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AMD Kaveri's Open Radeon Performance Now Multiple Times Faster

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  • #11
    Wow, that performance is much better than I expected! I just assumed that the previous FLOSS Kaveri tests had dpm enabled, but I'm glad that I was mistaken. I plan to upgrade my a10-5800k as soon as Kaveri outperforms it, and I guess I won't have long to wait after all.

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    • #12
      Originally posted by Drago View Post
      Michael, there is no Doom3 graph in the article.
      Ah I wasn't the only one. It says Doom 3 for the open arena graph.

      Glad to see such high fps for kaveri. I ordered a 7700k and can't wait to try it out

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      • #13
        I plan to upgrade my a10-5800k as soon as Kaveri outperforms it
        You're not even waiting for a major die shrink? The power usage of the high end Kaveri parts are on par with Trinity still, and if you want more performance why not just build a rig with a discrete cpu + gpu? The only real perk of Kaveri is significant theoretical gpu performance over its predecessors, but radeonSI hinders that a bit still (the recent charts put a 270x on par with a 6950 when it should be running upwards of 30 - 50% faster in terms of raw hardware). But then why not just stick a 260x in your Trinity machine?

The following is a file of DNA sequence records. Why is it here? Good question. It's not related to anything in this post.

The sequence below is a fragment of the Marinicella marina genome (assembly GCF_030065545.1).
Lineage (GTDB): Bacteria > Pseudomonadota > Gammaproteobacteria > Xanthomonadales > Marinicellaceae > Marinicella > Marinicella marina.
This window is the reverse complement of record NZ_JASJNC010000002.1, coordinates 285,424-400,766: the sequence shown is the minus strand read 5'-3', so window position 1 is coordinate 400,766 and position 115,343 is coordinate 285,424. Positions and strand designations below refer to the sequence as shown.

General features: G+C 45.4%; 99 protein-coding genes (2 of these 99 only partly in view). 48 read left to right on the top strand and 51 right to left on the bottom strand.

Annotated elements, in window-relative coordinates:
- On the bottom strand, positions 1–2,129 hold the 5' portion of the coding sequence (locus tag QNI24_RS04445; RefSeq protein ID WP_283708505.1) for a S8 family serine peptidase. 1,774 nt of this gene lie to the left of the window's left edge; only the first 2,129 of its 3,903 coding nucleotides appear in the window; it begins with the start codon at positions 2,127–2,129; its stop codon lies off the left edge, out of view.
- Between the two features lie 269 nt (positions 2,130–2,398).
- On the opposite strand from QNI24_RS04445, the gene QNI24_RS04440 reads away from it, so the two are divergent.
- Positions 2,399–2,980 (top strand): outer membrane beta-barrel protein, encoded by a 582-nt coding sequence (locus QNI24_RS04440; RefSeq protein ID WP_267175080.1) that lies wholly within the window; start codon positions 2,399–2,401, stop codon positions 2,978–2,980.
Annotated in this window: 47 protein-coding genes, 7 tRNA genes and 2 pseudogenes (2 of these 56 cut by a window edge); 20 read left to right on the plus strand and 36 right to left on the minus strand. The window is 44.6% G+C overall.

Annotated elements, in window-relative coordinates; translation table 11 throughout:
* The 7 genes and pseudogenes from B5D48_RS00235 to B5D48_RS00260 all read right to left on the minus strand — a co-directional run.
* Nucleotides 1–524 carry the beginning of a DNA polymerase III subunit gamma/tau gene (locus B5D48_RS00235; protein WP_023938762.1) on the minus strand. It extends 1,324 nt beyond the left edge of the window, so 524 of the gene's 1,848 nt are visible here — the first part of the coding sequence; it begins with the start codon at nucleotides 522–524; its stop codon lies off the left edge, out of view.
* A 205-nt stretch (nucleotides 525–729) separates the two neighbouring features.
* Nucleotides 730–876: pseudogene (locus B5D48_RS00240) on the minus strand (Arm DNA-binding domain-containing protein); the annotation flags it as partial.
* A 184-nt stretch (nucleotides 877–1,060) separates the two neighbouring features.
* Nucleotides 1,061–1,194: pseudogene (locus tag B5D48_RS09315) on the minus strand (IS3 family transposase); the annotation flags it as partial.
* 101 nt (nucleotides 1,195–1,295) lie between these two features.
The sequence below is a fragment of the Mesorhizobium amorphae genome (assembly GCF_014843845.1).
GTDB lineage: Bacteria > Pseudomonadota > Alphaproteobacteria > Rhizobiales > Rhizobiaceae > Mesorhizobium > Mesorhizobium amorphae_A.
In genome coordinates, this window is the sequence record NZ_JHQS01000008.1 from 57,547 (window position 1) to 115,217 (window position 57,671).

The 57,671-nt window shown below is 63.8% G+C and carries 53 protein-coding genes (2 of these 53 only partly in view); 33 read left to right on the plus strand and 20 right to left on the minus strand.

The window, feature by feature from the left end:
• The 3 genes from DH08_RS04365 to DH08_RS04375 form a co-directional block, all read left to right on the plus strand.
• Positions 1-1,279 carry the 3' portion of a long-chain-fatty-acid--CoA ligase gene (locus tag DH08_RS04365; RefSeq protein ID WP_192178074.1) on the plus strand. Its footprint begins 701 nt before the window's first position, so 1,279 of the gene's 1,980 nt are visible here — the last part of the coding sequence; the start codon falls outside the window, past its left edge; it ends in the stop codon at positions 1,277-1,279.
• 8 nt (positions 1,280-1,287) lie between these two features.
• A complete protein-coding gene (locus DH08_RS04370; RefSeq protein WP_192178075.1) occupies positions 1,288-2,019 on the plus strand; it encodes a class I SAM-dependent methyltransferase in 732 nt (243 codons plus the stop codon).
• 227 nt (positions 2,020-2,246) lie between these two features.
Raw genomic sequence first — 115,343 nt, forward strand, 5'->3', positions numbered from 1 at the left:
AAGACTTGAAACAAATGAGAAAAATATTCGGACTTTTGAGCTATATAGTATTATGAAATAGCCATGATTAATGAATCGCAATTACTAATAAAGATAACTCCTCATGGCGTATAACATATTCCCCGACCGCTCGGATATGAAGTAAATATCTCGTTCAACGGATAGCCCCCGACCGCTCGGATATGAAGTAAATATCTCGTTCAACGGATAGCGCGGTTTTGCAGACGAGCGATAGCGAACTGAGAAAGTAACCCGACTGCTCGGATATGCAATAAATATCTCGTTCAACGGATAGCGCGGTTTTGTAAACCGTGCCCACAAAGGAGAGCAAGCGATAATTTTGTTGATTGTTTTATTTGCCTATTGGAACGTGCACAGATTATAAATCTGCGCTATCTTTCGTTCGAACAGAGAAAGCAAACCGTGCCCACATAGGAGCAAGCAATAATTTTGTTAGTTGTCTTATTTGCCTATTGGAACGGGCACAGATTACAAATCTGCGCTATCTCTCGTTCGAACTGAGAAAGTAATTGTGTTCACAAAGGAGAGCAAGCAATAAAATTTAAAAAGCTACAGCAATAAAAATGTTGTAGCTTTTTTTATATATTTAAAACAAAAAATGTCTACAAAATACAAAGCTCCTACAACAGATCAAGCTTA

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        • #14
          Well then perhaps I'd like to see a difference between AMD A10-5800K and AMD A10-7850K with the DPM and color tiling turned on just to see what it's like.

          And besides, I don't think there are any discrete CPUs that are available with FM2 and FM2+ sockets.

          I'll be waiting for AMD Carrizo APU which will debut next year as I'm currently holding on to AMD A10-5700. Right now, Kaveri does bring in some good gaming performance which I like. I do play Portal using my Linux 3.13 kernel and Mesa 10 and I get about 60 FPS and it does go down to 30 sometimes. My resolution is 1920x1080. All the graphics settings are set to high with no AA in my 47" TV.

          And by the way, how do I know if color tiling is on? I don't have xorg.conf in /etc/X11.

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          • #15